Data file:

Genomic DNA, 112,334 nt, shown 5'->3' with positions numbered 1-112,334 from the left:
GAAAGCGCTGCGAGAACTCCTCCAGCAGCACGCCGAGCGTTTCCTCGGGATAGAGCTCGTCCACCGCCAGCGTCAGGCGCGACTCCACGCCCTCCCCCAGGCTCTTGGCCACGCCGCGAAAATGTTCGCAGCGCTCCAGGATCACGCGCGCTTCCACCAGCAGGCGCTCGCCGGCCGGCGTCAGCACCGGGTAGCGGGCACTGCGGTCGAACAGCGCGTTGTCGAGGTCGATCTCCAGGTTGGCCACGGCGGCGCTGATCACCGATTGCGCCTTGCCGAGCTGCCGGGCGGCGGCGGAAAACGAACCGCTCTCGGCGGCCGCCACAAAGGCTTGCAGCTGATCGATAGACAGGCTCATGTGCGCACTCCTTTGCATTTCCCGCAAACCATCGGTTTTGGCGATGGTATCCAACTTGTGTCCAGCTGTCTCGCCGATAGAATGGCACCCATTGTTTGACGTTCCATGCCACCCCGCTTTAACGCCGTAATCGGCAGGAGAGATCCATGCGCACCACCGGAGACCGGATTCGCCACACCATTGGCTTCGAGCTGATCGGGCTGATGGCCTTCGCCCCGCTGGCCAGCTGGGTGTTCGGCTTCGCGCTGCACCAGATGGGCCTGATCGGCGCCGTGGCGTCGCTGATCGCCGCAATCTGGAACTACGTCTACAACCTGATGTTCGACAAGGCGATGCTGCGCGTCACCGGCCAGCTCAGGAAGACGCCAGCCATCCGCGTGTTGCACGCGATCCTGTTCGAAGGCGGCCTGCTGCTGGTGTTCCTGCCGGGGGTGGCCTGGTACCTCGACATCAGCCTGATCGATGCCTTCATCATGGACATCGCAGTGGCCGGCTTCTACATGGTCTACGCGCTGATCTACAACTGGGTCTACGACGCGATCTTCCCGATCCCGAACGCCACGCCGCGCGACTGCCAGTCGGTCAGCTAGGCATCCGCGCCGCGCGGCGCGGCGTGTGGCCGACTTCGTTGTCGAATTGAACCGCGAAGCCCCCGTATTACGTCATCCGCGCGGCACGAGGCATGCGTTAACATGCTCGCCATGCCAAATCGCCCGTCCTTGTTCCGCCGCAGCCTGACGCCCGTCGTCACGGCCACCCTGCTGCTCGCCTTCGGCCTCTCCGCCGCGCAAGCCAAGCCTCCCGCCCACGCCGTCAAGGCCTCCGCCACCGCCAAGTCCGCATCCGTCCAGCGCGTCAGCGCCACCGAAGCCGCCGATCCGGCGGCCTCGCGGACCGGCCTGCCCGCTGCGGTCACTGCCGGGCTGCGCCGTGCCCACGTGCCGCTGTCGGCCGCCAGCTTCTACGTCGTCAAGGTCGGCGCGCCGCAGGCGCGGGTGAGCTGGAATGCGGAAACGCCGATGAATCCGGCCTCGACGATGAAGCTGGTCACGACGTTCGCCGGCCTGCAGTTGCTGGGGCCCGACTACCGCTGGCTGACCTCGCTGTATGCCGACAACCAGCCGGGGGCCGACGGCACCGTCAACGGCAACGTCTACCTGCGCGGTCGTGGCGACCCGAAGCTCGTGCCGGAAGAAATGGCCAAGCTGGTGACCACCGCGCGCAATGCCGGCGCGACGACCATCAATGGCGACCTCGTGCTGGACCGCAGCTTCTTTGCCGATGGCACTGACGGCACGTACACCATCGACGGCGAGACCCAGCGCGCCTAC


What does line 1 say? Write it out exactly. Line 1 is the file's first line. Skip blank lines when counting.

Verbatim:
Genomic DNA, 112,334 nt, shown 5'->3' with positions numbered 1-112,334 from the left: